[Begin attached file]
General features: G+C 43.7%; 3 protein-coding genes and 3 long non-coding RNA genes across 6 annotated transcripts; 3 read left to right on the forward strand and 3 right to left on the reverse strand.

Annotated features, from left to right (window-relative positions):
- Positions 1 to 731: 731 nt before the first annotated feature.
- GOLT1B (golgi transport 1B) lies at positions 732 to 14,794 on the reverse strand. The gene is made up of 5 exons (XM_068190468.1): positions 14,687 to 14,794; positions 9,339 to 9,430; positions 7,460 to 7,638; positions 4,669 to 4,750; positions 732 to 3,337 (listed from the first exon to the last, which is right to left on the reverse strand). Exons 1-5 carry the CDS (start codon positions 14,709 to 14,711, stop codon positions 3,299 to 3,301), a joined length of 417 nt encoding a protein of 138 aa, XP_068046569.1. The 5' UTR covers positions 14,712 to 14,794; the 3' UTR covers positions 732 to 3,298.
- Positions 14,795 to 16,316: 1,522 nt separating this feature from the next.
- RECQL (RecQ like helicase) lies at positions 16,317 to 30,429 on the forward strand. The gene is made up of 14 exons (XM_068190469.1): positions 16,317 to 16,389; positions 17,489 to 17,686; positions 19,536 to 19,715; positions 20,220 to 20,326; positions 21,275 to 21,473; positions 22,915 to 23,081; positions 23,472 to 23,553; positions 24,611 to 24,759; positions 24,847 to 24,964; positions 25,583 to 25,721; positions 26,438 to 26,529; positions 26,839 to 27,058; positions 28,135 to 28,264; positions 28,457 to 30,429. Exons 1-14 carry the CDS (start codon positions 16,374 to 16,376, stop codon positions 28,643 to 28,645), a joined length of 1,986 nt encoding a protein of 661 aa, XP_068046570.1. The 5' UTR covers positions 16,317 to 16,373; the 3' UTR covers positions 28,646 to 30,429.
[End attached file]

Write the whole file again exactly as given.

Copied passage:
General features: G+C 43.7%; 3 protein-coding genes and 3 long non-coding RNA genes across 6 annotated transcripts; 3 read left to right on the forward strand and 3 right to left on the reverse strand.

Annotated features, from left to right (window-relative positions):
- Positions 1 to 731: 731 nt before the first annotated feature.
- GOLT1B (golgi transport 1B) lies at positions 732 to 14,794 on the reverse strand. The gene is made up of 5 exons (XM_068190468.1): positions 14,687 to 14,794; positions 9,339 to 9,430; positions 7,460 to 7,638; positions 4,669 to 4,750; positions 732 to 3,337 (listed from the first exon to the last, which is right to left on the reverse strand). Exons 1-5 carry the CDS (start codon positions 14,709 to 14,711, stop codon positions 3,299 to 3,301), a joined length of 417 nt encoding a protein of 138 aa, XP_068046569.1. The 5' UTR covers positions 14,712 to 14,794; the 3' UTR covers positions 732 to 3,298.
- Positions 14,795 to 16,316: 1,522 nt separating this feature from the next.
- RECQL (RecQ like helicase) lies at positions 16,317 to 30,429 on the forward strand. The gene is made up of 14 exons (XM_068190469.1): positions 16,317 to 16,389; positions 17,489 to 17,686; positions 19,536 to 19,715; positions 20,220 to 20,326; positions 21,275 to 21,473; positions 22,915 to 23,081; positions 23,472 to 23,553; positions 24,611 to 24,759; positions 24,847 to 24,964; positions 25,583 to 25,721; positions 26,438 to 26,529; positions 26,839 to 27,058; positions 28,135 to 28,264; positions 28,457 to 30,429. Exons 1-14 carry the CDS (start codon positions 16,374 to 16,376, stop codon positions 28,643 to 28,645), a joined length of 1,986 nt encoding a protein of 661 aa, XP_068046570.1. The 5' UTR covers positions 16,317 to 16,373; the 3' UTR covers positions 28,646 to 30,429.